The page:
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Everything that changes in Austria in July 2021

The Local Austria
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Everything that changes in Austria in July 2021
Here is what is set to change in Austria in July. Photo by Majid Rangraz on Unsplash

From coronavirus rules to easier entry for tourists, here's what is set to change in July, 2021.


Here are some of the most important changes set to come into effect in July 2021. 

Coronavirus measures

Austria's latest wave of Covid measures relaxations came into effect on July 1st. 

Rules relating to masks, nightlife, events and groups will be relaxed. 

Only a few measures will remain, including the 3G Rule – which requires people to prove they have been vaccinated, tested or recovered from Covid in order to take part in most activities. 

An extensive list of the new measures can be found at the following link. 

IN DETAIL: How Austria will relax coronavirus measures from Thursday

Not all the relaxed measures apply in Vienna, including the FFP2 mask requirement and rules relating to testing and children. Click here for a list of the relevant measures in Vienna. 

Vienna to keep in place stricter coronavirus measures: What you need to know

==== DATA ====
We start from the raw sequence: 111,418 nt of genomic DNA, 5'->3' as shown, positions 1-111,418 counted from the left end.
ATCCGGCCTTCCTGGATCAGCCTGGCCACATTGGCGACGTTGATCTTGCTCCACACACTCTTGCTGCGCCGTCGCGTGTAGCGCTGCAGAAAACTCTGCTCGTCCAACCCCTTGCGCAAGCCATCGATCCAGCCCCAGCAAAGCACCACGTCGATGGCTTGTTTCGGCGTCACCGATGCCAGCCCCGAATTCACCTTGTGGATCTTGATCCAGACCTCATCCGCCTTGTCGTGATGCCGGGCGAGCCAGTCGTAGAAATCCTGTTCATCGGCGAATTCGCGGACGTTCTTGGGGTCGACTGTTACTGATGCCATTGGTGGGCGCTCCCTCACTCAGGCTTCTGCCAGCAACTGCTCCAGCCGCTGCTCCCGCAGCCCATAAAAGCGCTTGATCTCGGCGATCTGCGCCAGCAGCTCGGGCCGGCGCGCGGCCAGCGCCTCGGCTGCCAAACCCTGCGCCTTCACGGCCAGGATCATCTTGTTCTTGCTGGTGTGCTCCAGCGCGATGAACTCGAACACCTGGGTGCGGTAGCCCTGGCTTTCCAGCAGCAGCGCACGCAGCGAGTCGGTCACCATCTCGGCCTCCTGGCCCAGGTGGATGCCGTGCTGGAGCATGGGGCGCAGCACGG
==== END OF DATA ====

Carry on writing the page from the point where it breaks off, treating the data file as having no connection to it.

The Austrian government wants to relax the rule which requires people to give their contact details when visiting restaurants on July 22nd, although Vienna has indicated it will keep this rule in place. 

Rules for visiting Austria

The rules for visiting Austria have been relaxed as of July 1st.

This is particularly relevant for people from outside of Europe, including Americans, who are again allowed to enter. 

Only people who are deemed to be immune to the virus can enter Austria. 

Arrivals can show this by being consistent with the so-called ‘3G rule’. 

This rule states that those who have been vaccinated, along with those who have recently recovered from the virus and who have tested negative, can enter Austria. 

Click the following link for more information:

UPDATED: What are the rules for entering Austria right now?

EU digital Covid pass launches

This digital 'travel pass' should make things a little easier if you're venturing out of the country. 

Officially the EU’s Covid-19 certificate, as it’s properly known, launches across the bloc on July 1st.

From that date, people who can show they are fully vaccinated can travel anywhere within the EU or Schengen zone without needing to follow certain health measures, such as quarantining or testing. But note that strict measures remain in place for 'virus variant' countries, which currently includes Portugal. 

Slightly confusingly, some nations already accept it. On Thursday, June 24th, Norway eased regulations to allow visitors from 12 EU countries to travel using the EU Covid certificate. For the rest, it will be available from July 1st.